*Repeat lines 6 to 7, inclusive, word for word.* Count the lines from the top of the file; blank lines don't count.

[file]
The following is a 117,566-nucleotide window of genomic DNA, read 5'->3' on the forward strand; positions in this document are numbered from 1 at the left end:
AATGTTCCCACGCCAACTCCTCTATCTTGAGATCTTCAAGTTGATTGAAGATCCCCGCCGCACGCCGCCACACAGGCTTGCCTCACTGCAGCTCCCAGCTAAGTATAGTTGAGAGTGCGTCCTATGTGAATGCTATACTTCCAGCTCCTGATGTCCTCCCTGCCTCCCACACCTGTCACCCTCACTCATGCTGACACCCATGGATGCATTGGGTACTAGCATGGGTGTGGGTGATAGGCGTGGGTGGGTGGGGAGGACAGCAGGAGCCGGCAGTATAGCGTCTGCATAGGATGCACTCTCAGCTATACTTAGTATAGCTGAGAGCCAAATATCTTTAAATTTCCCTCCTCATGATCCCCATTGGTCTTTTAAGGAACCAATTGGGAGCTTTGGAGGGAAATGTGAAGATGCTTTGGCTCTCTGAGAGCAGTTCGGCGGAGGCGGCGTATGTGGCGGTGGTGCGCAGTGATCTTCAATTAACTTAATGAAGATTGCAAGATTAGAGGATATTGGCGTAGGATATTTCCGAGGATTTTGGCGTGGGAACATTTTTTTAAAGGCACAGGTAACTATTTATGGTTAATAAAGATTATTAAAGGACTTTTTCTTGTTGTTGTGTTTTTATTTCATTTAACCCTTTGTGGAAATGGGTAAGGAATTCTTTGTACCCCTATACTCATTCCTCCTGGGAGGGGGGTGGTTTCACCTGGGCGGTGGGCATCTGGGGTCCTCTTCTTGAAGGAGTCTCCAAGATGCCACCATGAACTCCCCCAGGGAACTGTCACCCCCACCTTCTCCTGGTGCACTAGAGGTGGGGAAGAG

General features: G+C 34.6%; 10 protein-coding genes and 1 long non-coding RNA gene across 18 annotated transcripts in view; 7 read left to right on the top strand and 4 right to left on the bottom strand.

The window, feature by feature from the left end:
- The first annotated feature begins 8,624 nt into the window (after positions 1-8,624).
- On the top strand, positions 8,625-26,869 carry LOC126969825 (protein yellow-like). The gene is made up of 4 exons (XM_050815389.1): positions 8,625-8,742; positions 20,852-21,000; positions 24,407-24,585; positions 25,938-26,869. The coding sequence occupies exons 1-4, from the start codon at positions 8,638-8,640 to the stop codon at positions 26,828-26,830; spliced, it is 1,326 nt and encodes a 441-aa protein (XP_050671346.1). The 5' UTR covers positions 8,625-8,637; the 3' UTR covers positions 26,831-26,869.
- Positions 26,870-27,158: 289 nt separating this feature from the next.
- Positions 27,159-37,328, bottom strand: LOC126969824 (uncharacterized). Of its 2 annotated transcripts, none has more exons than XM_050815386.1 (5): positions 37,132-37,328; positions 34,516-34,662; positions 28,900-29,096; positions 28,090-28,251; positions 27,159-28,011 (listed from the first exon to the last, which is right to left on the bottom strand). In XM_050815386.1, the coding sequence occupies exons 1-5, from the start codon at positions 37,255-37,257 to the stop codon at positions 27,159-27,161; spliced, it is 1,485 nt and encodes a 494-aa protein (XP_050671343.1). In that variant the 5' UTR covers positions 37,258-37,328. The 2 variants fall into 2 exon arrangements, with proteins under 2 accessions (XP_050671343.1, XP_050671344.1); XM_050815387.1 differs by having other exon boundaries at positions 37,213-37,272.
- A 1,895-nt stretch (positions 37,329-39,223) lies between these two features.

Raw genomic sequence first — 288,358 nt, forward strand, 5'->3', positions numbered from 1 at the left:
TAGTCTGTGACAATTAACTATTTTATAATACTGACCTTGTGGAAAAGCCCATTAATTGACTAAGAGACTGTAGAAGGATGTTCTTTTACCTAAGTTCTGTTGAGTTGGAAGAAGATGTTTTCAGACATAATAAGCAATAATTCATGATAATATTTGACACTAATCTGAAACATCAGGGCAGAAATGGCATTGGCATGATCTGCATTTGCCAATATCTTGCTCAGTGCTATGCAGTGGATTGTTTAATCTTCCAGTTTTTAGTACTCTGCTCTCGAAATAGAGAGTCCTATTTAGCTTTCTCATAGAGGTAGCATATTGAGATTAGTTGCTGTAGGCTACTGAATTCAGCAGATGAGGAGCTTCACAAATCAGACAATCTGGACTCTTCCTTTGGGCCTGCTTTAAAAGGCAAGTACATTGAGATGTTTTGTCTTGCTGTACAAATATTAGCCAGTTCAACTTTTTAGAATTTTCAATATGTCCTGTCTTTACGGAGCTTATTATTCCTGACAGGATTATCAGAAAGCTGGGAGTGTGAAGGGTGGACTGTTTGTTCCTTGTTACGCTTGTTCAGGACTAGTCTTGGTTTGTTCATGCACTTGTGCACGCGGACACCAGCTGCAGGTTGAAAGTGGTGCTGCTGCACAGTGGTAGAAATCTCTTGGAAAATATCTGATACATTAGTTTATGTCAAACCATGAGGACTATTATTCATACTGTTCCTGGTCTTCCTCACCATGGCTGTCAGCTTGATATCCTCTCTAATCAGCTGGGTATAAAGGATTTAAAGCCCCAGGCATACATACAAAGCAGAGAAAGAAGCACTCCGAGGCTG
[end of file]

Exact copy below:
- On the top strand, positions 8,625-26,869 carry LOC126969825 (protein yellow-like). The gene is made up of 4 exons (XM_050815389.1): positions 8,625-8,742; positions 20,852-21,000; positions 24,407-24,585; positions 25,938-26,869. The coding sequence occupies exons 1-4, from the start codon at positions 8,638-8,640 to the stop codon at positions 26,828-26,830; spliced, it is 1,326 nt and encodes a 441-aa protein (XP_050671346.1). The 5' UTR covers positions 8,625-8,637; the 3' UTR covers positions 26,831-26,869.
- Positions 26,870-27,158: 289 nt separating this feature from the next.